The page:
I bought this pattern online and am so excited to make it!

I’ve made the Muslin for it already, (first muslin! Wow.) and it fits me very well. I might bring down the neckline a bit, though, right now it’s very Big Love. Thoughts? Disagreements? Ideas? I think I’m going to make the shorter variation in wool. Color commentary?



Seam Binding Bonanza!

I got this shirt from Gap Outlet for 5 dollars. In this photo, 13 yards of seam binding is currently festooning it in an homage to Jackson Pollock… I’m just kidding. I hate Pollock! But I love seam binding, it’s thinner then ribbon and iridescent, and it’s about 30 cents a yard at PA Fabric outlet. So I’m going to combine these two elements sometime soon, and save myself the 50 dollars I could pay J. Crew for the same item. Ha. I love it when I beat J. Crew.

But I’m not going to do any of these things today. Today, I’m curling up with gallons of tea, oceans of soup, Cold Eeze, Netflix and my cats. I’m sure my sewing machine appreciates the rest.


Filed under Burda Style, Clothing, Embellish, Sewing, Vogue Patterns

Surrender Dorothy!: Refashioned Men’s Shirt

As an avid recycler (we even compost our food waste! In a city! For Reals!) and worrier about my carbon footprint, I’ve been inspired recently by all of the refashioning and upcyling happening over at Burda Style. There are some amazing things going down, folks, you should check out what some very talented people are doing with thrifted finds or the contents of their own closets. Grosgrain has this great series, Thrift Store Thursday, it’s fantastic. And don’t even get me started about her unreal Embellish Your Knits month. It was like Suzan-Lori Parks’ 365/365 but with SWEATERS. It boggles the mind.

So I wanted to refashion something, anything, really. And I’m lucky, because there are a lot of wonderful tutorials about remaking a men’s long sleeve button down shirt into a cute women’s summer top. And I’m REALLY lucky because my father is a snazzy dresser and has so very many shirts and therefore could agree to give me some of his cast offs.

Following a tutorial posted on Madebylex, I came out with this, my first effort in Men’s Shirt Refashioning:

It’s a little Wizard of Oz, isn’t it?


A close up

I didn’t have enough fabric left after making all the ruffles to make the belt, so I used a ribbon. It’s worth it. I love ruffles.



I love this project, because I love the idea of remaking things. I like this shirt, and I know I will wear it once summer comes around. The only issue is that it tends to be rather shapeless, the waist is only defined by the ribbon belt, so it’s a bit baggy, and very comfortable, but not the most flattering thing ever. For my next refashion I’m going to use waist tucks and darts and see if that gives it a more feminine shape.

This is me in Redding Terminal Market, which is better then Oz on so many levels.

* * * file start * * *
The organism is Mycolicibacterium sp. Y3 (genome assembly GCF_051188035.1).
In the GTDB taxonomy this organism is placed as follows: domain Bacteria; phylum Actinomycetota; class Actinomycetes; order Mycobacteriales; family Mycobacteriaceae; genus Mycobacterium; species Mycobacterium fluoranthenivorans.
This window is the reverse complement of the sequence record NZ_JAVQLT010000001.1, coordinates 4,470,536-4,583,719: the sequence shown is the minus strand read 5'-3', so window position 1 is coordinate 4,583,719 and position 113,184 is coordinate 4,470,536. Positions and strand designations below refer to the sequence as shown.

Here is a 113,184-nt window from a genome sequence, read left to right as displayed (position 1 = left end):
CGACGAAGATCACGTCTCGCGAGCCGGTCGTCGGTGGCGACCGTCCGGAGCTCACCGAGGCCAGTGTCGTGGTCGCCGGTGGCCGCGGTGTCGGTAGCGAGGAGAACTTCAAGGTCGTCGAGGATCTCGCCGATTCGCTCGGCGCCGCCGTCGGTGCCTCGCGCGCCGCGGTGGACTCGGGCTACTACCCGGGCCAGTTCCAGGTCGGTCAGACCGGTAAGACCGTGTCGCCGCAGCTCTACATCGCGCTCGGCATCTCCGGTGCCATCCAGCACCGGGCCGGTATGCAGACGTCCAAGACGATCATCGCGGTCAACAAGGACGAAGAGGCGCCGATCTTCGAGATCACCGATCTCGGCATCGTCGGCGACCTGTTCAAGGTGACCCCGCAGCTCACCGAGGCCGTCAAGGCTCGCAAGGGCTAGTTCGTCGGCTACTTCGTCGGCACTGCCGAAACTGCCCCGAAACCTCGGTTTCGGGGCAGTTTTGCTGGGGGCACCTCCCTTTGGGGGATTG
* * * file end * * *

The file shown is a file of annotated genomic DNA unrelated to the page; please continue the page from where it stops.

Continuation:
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Filed under Clothing, Refashion, Sewing

Flirting with the Forties Blouse

May I just say that I for one am really in favor of the silhouettes of the last, say, five years. High waisted full and pencil skirts, belts, natural shapes, embracing the a-line, I love it. I’m so glad we are over the heroin chic thing and back to something that halfway resembles normality, or at least, good health. Isn’t it just as  interesting to watch someone like Crystal Renn as it is to see someone like Kate Moss?  And while there may still be things like jeggings and uggs with which to contend, at least it’s better than parachute pants, right? I mean, at least now it feels like you’ve got more than one option!

Of course, I’m totally biased, because I really love vintage clothing. In truth I love anything from the last century, and even beyond, at least to look at, but in practice I’m a 40’s and 50’s and early 60’s girl because it’s simply most flattering on me. If I could Clara Bow or Twiggy it up I would, but, alas, I’m more fifties housewife then flapper or factory girl (only in terms of clothing. Ideologically speaking I’m very 2011).  But I think that one of nice things about moving beyond your adolescence (one of a million) is learning how to dress in a way that flatters you and your body and color scheme, rather than blindly following a trend. What a relief to have moved beyond a world in which a Delia’s catalogue tells you what to think.

Over the summer I found a beautiful fabric on sale a Joann’s. Brillent red with large pink roses which look painted on. It sounds sort of, um, disgusting, when I describe it, but it’s actually quite lovely with this sort of impressionist painter allure, like this or this . Because the fabric was on sale, I bought it, without having any idea what I wanted to do with it. Then I saw Burda Style’s Alexander Blouse. It’s such a lovely 1940’s style pattern. But the fabric has such a big not at all 1940’s print. And I was like, could this work? And then I was like, this wont work.


Yeah, it totally worked.

If I do say so myself, this is pretty darn cute. And so 1940’s! With the peplum (that flare thing coming down from the waist, for those that don’t know), and the pearl buttons: